The Best Repurposed Thrift Store Art Ever
Repurposed bad art is giving rise to a whole genre of art that is simply amazing. Thrift stores in Columbus, Ohio contain lots of art to transform.
If you've ever stepped foot inside a thrift store, in Columbus or otherwise, you've laid eyes on art that is reminiscent of hotel lobbies and grandma's basement. The scenes depicted are often wholly unremarkable and that's part of the reason thrift stores are full of them – people tire of this unimpressive art adorning their walls, so they donate it.
Some artists, however, are able to find inspiration in the unlikeliest of places. The following artists have all found inspiration in their local thrift shops. By adding their own unique touches to the art found in thrift stores, they transform mundane scenes into sensational landscapes that are as entertaining as they are inspiring.
Next time you peruse a thrift store in Columbus, you might just be inspired to transform your own piece of art into something truly original and amusing.
7 Times Artists Transformed Thrift Store Art Into Hilarious Repurposed Masterpieces
1. Thyrza Segal
Thyrza Segal transforms the boring paintings common to nearly every thrift store in the world by adding monsters. Thyrza inserts fanged, winged and many-eyed monsters to thrift shop paintings to hilarious effect.
2. Chris McMahon
Chris McMahon injects his brand of hilarity into discarded thrift store landscape paintings by painting monsters into otherwise tranquil scenes, and it's as if the monsters were always intended to be there.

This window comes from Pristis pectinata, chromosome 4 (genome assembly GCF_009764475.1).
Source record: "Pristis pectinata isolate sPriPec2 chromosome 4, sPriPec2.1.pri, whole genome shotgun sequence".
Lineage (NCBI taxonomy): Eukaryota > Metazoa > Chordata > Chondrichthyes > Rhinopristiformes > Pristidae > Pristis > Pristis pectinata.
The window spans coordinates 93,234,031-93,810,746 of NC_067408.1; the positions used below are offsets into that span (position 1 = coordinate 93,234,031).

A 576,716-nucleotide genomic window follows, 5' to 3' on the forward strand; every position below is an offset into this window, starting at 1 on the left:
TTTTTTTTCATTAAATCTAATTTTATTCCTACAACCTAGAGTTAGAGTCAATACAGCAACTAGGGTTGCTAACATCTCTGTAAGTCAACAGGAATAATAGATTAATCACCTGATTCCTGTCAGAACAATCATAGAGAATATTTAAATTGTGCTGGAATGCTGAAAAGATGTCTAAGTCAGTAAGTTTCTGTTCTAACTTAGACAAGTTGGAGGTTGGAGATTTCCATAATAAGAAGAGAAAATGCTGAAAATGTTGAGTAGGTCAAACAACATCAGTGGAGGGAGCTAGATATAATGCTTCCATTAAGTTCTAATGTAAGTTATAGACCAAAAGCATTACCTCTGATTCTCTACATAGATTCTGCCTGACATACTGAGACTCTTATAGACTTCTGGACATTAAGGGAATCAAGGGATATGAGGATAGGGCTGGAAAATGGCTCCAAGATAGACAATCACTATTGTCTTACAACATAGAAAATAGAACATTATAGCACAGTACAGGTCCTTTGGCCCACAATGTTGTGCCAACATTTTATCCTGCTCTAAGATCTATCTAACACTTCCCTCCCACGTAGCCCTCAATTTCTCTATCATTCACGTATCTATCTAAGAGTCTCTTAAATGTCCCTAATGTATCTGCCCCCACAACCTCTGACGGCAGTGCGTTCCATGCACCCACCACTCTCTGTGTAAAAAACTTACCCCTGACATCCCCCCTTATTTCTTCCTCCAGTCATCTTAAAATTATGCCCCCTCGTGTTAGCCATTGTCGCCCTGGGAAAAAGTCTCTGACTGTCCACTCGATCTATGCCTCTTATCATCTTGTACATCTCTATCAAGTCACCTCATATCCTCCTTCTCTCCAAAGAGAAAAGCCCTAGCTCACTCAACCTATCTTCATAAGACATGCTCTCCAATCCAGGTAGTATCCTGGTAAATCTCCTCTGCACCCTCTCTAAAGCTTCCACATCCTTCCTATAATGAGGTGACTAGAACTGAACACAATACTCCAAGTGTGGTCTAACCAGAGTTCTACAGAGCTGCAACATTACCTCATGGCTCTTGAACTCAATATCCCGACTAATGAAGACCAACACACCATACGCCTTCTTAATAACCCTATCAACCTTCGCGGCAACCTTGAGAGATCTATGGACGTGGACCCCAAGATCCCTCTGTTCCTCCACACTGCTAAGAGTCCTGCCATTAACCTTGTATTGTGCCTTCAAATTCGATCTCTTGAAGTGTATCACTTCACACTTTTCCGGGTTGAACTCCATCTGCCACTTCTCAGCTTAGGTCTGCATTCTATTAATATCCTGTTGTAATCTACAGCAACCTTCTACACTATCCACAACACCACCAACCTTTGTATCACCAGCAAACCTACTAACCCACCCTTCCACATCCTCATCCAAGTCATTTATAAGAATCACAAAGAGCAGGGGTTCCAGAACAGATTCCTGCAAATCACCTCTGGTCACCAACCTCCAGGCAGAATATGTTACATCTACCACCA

3. Dave Pollot
Dave Pollot describes his work: "I find discarded prints and paintings (ones you may have inherited from great grandma and brought to your local donation bin), and make additions. Sometimes I paint monsters, other times zombies, and most times some pop culture reference- Star Wars, Futurama, Ghostbusters, Mario Brothers...the list goes on."
In 2013, a painting by the elusive street artist Banksy sold for $615,000 at auction. Two months after purchasing the painting for $50, Banksy added a man in Nazi uniform and his signature and then donated the piece back to the thrift shop saying that he wanted the painting to be auctioned to support the organization's mission of providing support to homeless patients living with HIV/AIDS.
5. David Irving
David Irving, aka The Gnarled Branch, calls his thrift store transformations "Re-Directed Art." His goal for every piece is to give "…these neglected, awaiting potential landfill paintings…a second chance [at] being enjoyed by collectors worldwide."
6. Ashley Hackshaw
Ashley Hackshaw, aka Lil Blue Boo, loves to scoop up something no longer loved by someone else and to transform it into something uniquely her own. Not a fan of the southwestern flair of this thrift store painting, Ashley turned these racing horses into a pop art, stenciled work of modern art. She even made a tutorial so you can do it, too.
7. Mike Wellins
Mike Wellins, an artist from The Pecularium in Portland, Oregon, describes his thrift store transformations as "Non-Elective Retroactive Collaborations." Wellins takes paintings that are boring and unnoticed and turns them into strange and funny panoramas.
Ready to hunt for thrift store art in Columbus, Ohio?
It's time to let your creative juices flow and repurpose thrift store art today. As evidenced by all of the above artists, there is no limit to what these forgotten canvases and frames can become. Start the transformation today at a thrift store near you!
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